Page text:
Our house is a shade over 600 metres above sea level. If you say that in feet it’s just shy of 2,000 feet which, in the UK, would be hilly. The Yorkshire Three Peaks Challenge with Pen-y-Ghent at 694 metres, Whernside at 736 metres and Ingleborough at 723 metres are all a bit lower than the humble, but 800 metre high hill, Xirivell, at the back of our house. Just a little further away the Sierra del Carche range, which you can see from Pinoso and which you drive alongside on the way to nearby Jumilla, rises to 1371 metres which is just a few metres up on Ben Nevis at 1345 metres. That said the Grampians, the Lake District or the Machynlleth Hills call for high tech footwear, cuben fibre gear and trekking poles while Xirivell is much more a flip flops and shorts hill. The difference is the height of the surrounding flatland.
The Spanish Ordnance Survey, the National Geographic Institute (IGN from it’s initials in Spanish), began work on the first topographic maps in 1857. One of the essentials for making maps which show heights, the topography, is to have reference points. The most basic of these is a base level and it’s sea level that is used. The trouble is that the sea level, for all sorts of reasons, varies from place to place on the various seas and oceans. The IGN decided that it would use Alicante as the place to measure sea level to give the basis for heights in Spain. They chose Alicante because it was quite easy to measure sea level there using basic instrumentation. The Mediterranean is relatively calm, the tidal variation is limited and it’s a comfortable place to be based. Cádiz or Santander might have been just as comfortable but the Atlantic has much bigger tidal variations and more frequent and violent storms.
So, between 1870 and 1872 the IGN measured the sea level just by where, nowadays, there is a statue which is called El regreso de Ícaro con su ala de surf – it’s the one that I always thought was a surfer until I wrote this piece. Apparently it’s a homage to those who try to dream and soar. The IGN used a metal ruler fastened to the wall with divisions every 5 mm and they measured the sea level every three hours between 9 in the morning and six in the evening for a couple of years. The mean variation was 0.43 metres. That gave them their sea level, the mean sea level, Point Zero or Cota cero in Spanish. I’m told there is a metal plaque on the seawall to mark the spot though I’ve never noticed it myself.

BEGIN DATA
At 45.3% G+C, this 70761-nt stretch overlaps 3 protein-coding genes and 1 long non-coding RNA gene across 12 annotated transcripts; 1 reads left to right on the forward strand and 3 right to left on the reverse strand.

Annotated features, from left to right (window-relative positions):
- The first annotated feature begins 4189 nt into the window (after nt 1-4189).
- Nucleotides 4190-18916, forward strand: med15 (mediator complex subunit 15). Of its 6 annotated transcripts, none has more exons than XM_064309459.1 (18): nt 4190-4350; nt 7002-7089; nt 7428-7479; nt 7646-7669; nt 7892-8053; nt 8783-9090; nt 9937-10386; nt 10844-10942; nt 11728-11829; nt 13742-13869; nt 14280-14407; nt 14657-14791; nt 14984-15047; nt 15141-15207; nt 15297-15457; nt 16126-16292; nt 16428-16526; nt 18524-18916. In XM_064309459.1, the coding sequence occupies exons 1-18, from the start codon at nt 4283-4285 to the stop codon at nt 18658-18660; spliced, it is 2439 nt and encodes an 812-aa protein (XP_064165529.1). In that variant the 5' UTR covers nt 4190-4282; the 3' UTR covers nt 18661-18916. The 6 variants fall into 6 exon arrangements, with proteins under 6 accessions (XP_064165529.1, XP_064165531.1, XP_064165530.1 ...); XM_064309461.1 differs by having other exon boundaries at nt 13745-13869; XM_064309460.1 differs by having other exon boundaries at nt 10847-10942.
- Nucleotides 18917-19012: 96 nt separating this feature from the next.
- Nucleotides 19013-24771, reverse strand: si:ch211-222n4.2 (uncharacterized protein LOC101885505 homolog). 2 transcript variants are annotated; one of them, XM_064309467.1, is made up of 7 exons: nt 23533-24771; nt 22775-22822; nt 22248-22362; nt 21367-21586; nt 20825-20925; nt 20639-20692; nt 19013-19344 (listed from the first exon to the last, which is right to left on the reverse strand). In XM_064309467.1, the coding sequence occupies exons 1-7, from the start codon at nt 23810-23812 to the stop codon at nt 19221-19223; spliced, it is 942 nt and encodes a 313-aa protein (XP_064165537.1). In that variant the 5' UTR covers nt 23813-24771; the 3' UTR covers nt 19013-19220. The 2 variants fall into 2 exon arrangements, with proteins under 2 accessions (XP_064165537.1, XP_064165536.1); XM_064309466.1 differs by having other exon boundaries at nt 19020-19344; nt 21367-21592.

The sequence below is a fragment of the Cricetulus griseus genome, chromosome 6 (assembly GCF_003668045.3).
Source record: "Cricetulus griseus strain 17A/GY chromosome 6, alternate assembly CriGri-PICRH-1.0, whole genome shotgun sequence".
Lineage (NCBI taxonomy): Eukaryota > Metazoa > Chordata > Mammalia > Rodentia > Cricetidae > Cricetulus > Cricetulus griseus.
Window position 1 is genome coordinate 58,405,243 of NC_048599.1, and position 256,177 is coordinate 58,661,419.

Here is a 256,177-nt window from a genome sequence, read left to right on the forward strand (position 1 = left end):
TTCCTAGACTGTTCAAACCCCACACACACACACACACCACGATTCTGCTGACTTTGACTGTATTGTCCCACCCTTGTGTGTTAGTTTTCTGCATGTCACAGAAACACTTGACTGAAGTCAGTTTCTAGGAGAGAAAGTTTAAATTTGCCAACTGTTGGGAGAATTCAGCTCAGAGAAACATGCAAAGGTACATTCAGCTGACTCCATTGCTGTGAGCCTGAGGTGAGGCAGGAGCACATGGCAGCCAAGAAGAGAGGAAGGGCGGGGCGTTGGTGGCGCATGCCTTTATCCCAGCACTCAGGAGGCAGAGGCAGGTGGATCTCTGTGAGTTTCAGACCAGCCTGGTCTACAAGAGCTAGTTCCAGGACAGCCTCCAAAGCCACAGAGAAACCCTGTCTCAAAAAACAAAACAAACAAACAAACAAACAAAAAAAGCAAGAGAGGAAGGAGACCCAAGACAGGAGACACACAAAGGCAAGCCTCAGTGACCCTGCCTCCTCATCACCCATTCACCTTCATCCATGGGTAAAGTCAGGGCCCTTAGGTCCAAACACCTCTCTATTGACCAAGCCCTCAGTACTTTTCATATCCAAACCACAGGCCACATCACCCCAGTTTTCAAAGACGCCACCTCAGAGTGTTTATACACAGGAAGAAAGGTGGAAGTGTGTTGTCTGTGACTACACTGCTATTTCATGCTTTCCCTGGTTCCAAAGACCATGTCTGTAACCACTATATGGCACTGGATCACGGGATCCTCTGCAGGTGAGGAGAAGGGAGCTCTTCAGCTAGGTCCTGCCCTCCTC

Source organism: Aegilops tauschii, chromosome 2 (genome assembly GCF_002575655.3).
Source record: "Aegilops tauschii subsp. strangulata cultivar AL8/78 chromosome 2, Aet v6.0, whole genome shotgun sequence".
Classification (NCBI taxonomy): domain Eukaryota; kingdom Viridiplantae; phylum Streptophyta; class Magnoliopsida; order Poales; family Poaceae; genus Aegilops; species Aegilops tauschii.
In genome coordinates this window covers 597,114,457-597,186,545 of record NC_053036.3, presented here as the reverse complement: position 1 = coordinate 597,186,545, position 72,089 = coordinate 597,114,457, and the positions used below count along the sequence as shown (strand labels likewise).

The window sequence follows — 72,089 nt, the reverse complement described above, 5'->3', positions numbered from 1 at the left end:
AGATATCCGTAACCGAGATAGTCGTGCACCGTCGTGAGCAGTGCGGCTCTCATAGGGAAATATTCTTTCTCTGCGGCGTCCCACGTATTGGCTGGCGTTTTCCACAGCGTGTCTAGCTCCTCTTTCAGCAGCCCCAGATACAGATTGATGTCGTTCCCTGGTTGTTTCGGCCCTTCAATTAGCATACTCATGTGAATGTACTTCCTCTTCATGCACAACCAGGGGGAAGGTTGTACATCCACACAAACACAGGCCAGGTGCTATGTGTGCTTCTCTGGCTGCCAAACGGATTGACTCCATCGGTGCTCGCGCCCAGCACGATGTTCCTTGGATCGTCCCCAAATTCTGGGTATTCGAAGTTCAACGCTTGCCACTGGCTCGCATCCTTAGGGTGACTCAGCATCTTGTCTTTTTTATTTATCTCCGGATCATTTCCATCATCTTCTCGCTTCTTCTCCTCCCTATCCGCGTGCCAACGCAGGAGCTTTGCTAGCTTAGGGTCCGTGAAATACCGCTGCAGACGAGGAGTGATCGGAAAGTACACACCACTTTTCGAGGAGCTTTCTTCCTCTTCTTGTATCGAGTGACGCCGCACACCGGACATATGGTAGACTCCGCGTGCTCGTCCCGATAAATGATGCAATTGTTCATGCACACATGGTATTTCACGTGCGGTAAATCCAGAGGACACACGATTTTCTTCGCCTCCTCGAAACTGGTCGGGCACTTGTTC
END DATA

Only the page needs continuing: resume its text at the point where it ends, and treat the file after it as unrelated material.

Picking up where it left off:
Now the IGN had its baseline they needed a spot on dry land to measure from. They chose the first step of the main staircase in Alicante Town Hall. Heaven knows why. The Town Hall is just 230 metres in a straight line from Point Zero and that first staircase step is 3.4095 metres above mean sea level. This measuring point was given the name NP1. It’s still the point from which the height of anywhere in Peninsular Spain is measured. If you’re ever in Alicante it’s easy to have a look. Anyone can walk in the front door of the Town Hall. The staircase is obvious enough, though you may notice that funny golden Dalí statue before it. You probably won’t notice the rather unimpressive bronze plaque, which is NP1, without looking for it. Then again the standard inch, foot, yard etc in Trafalgar Square aren’t exactly overwhelming either.
Once the IGN had something to go on it developed the precision levelling network (Red Española de Nivelación de Alta Precisión) which wasn’t completed till 1924. By drawing 92 lines between various places running along more than 16,500 kms of railway lines and roads they were able to place over 18,000 signs which marked fixed heights. Nearly 2,200 of those marks were principal signs which were placed in public spaces like town halls and railways stations. You will see them from time to time as you wander around Spain. The one in the header photo is from Villena railway station.
It has to be said that in today’s world a metal ruler on a seawall isn’t as accurate as it gets. The real variations in sea level depend on lots of factors, like the curvature of the earth, the amount of ice held in the polar ice caps, the phases of the moon and the like. Nowadays there are various tide meters dotted around the Spanish coast and satellites also measure sea level – I presume though I don’t know – that the two can communicate with each other so that there is accurate information about actual and mean sea levels at any time. Nonetheless, as we look out from our garden to the Salinas de Sierra mountain chain opposite we can say that the Pico de la Capilla is at 1238 metres above sea level at Alicante and that’s close enough for us.
This piece was originally posted to Life in Culebron. If you would like to see more posts of a similar nature click on the link